The present study was performed among 452 first-year students studying Medicine (n = 351) and Biomedical Sciences (n = 101) at the Radboud University Nijmegen, the Netherlands, in the 2011–2012 academic year. Examination scores and responses to questionnaires were linked to each student’s identification number in order not to disclose the identity of the student. Students were informed about the study and their consent was obtained. Ethical approval was waived for this study. Nevertheless, the ethical principles of the Declaration of Helsinki were taken into account during the study design, data collection and data analysis phases.
Medicine and biomedical science study programmes
Interested students were eligible to apply for admission to the Medicine or Biomedical Science study programmes if they had obtained a diploma in pre-university education (e.g. VWO, Athenaeum or Gymnasium) with courses in biology, chemistry, physics and mathematics. Due to a numerus fixus, only a limited number of students can be accepted annually. Eligible students were accepted into the Biomedical Science programme using a lottery system based on average high school grades, with higher grades indicative of a greater chance for acceptance to the programme. For the Medicine programme, 50 % of the available positions were allocated using a similar lottery system. The other 50 % were allocated via a selection procedure in which eligible students completed a matriculation exam. Subsequently, examination scores were ranked and a top–down procedure was followed to allocate the remaining 50 % of available positions . Both study programmes include a 3-year Bachelor’s phase (i.e. undergraduate), followed by a 2- or 3-year Master’s phase (i.e. graduate) for Biomedical Sciences and Medicine, respectively. During the first year of both study programmes, the majority of the courses (60 %) are taken together.
Scores were collected during three different courses in the propaedeutic year. In chronological order, students first completed an EMQ examination (course: Principles of functional morphology), followed by an MCQ examination (course: Biochemical and physical processes), and finally a mixed EMQ and MCQ examination (course: Circulation and respiration). Grades can vary between 0 (lowest score) and 10 (highest score). Students pass a course if they obtain a grade ≥6. Students who obtain a score ≥8 are considered to be excellent.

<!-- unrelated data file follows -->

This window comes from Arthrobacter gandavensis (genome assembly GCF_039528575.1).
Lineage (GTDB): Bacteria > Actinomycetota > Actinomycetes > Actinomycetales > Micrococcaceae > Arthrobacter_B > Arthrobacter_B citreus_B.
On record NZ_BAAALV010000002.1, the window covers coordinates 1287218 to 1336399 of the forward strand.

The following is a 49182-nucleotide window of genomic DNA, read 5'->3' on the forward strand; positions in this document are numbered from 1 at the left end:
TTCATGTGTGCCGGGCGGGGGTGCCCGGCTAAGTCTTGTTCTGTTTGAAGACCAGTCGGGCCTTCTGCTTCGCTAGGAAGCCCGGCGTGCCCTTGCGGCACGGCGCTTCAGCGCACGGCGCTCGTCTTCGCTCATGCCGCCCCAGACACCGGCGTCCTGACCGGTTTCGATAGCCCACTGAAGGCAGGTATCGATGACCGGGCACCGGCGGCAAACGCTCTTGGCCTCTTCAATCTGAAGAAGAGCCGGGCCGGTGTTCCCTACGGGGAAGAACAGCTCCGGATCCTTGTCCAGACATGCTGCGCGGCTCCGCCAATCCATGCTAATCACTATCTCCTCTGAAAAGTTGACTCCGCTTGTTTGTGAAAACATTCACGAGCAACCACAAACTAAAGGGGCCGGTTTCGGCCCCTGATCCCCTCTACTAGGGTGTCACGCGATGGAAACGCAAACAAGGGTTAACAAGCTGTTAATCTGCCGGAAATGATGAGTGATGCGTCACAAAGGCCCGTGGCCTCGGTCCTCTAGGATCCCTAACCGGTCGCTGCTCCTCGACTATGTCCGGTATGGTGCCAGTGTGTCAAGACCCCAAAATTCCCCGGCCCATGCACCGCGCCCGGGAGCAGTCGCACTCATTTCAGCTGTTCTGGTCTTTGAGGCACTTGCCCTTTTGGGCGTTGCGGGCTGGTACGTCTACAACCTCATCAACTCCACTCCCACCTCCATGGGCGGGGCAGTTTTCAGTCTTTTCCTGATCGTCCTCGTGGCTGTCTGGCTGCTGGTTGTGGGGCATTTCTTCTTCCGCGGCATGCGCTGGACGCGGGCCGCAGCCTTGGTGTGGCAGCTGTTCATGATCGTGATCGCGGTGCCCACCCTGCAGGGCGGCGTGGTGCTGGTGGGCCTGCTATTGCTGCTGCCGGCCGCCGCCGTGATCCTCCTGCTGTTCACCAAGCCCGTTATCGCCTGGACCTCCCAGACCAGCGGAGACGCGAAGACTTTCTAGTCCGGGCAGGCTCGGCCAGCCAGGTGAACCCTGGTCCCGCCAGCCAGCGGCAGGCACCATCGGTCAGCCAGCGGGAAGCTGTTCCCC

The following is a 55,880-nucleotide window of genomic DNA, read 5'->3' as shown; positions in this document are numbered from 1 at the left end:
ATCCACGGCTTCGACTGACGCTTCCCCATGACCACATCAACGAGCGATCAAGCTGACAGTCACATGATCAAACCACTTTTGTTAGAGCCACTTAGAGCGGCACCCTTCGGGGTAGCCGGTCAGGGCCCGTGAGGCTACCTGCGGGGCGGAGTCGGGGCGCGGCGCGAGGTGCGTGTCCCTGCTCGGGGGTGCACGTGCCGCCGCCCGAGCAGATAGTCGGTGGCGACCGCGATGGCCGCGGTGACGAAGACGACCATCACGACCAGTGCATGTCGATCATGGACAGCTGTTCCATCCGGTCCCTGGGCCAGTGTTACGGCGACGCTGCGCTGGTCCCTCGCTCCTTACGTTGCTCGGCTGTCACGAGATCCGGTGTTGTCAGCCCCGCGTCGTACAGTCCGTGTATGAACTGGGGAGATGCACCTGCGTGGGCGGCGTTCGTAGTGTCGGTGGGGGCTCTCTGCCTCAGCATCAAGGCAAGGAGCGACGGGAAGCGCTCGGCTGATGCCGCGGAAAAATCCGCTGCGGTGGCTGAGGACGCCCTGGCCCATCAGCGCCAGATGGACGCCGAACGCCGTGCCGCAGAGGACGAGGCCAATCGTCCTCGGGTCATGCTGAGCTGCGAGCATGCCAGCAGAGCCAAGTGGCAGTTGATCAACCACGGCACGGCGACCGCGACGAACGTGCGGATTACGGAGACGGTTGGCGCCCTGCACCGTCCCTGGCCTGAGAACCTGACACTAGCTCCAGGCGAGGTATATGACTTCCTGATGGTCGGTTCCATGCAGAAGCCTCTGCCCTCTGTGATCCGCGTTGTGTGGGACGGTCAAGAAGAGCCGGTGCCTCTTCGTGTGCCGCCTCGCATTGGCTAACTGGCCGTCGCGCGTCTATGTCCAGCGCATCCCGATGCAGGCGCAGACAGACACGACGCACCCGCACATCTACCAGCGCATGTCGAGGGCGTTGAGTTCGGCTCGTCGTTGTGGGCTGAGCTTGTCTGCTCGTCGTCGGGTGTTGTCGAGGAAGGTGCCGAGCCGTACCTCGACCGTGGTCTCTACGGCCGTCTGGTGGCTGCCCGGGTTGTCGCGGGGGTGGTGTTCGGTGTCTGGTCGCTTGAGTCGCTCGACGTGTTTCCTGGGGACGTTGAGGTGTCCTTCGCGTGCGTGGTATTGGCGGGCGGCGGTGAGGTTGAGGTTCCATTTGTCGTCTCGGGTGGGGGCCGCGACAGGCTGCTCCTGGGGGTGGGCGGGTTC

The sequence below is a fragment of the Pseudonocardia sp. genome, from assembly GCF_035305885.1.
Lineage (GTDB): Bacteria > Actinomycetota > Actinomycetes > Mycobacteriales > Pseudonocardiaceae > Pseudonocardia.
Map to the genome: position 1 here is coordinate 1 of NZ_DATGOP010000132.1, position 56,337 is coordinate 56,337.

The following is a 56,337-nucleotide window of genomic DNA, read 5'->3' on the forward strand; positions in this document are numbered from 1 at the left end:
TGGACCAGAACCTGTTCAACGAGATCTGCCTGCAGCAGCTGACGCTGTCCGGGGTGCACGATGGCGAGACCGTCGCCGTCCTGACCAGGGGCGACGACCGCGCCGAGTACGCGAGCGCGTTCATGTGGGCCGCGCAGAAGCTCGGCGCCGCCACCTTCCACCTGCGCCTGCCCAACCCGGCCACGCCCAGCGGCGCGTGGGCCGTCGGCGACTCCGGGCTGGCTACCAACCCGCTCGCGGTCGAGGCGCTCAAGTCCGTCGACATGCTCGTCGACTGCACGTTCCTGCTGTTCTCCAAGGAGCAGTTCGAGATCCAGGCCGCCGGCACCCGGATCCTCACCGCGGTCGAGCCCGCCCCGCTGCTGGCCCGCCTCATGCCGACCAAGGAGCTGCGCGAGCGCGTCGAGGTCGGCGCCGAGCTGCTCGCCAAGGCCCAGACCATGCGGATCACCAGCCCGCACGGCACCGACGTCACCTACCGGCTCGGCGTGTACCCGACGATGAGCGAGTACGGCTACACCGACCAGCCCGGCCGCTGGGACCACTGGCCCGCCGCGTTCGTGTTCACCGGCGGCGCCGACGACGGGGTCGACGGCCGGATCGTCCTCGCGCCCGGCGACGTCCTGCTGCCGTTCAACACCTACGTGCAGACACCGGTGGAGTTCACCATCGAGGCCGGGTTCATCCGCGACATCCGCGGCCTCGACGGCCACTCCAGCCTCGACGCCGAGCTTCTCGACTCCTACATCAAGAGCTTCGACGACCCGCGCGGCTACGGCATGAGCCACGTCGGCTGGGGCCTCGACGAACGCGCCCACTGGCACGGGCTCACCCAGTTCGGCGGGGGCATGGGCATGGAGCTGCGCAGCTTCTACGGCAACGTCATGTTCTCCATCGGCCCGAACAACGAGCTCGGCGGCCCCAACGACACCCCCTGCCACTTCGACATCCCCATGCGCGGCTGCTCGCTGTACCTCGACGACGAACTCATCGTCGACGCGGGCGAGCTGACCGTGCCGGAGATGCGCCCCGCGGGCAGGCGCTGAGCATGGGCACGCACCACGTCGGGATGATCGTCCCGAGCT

All students were asked to complete a structured questionnaire related to sex, age, and preferences for examination format. Students were also requested to sign informed consent for participation in this study. All forms were checked for completeness by the observers who were present during the examination. The final grades per course were obtained from the Department for Evaluation, Quality and Development of Medical Education of the Radboud University Nijmegen Medical Centre. For the mixed examination, the overall score as well as the EMQ and MCQ sub-score were included for further analysis.
Multiple choice questions
Multiple-choice evaluation required students to choose the correct answer from a short list of possible answers: 3–5 alternatives that were preselected by the examiner . Correction for guessing was applied to prevent random guessing by the students and thereby obtaining higher grades .
Extended matching questions
EMQs are problem-focused questions often referring to realistic cases . They have four components: (i) a theme, (ii) a lead-in statement for the questions giving the students instructions on what to do, (iii) the questions giving students pertinent information based on which the student is to select the correct answer and (iv) a list of options or answer possibilities. In the EMQs, students were asked to select the best answer from a list of 9–26 options that were preselected by the examiner, each of which could be used once, more than once, or not at all.
The mixed examination combined EMQ and MCQ questions to test the knowledge of the students. The characteristics of both types of questions were in agreement with the EMQ only and MCQ only examinations, as described above.
Statistical analyses were performed using the Statistical Package for the Social Sciences (IBM SPSS Statistics for Windows, Version 20.0. Armonk, NY: IBM Corp.). Quantitative data were summarized by mean and standard deviation (SD); categorical variables were presented by percentage. The difference in examination score between the MCQ, EMQ, and mixed examination was assessed using one-way analysis of variance (ANOVA). Subsequently, the average examination score over the three tests was calculated, and two new categorical variables were created. First a dummy variable was introduced to distinguish ‘poor’ (average examination score <6) from ‘moderate’ students (average examination score ≥6). The second dummy variable distinguished between ‘excellent’ and ‘other’ students (average examination score ≥8 versus <8, respectively). Using binary logistic regression analysis, we were able to determine the discriminative capacity of MCQ, EMQ and mixed examinations to detect poor (score <6) or excellent (score ≥8) students. The MCQ examination was used as the reference format in both analyses. Risk ratios (RR) were presented with their 95 % confidence intervals (CI). Finally, we created another new variable to compare the characteristics between poor, moderate and excellent students (average examination score <6, 6–8, or ≥8, respectively). Differences between the three groups of students were assessed using one-way ANOVA (continuous parameters) or Pearson’s χ
2 tests (nominal parameters). Significance was declared if p ≤ 0.05.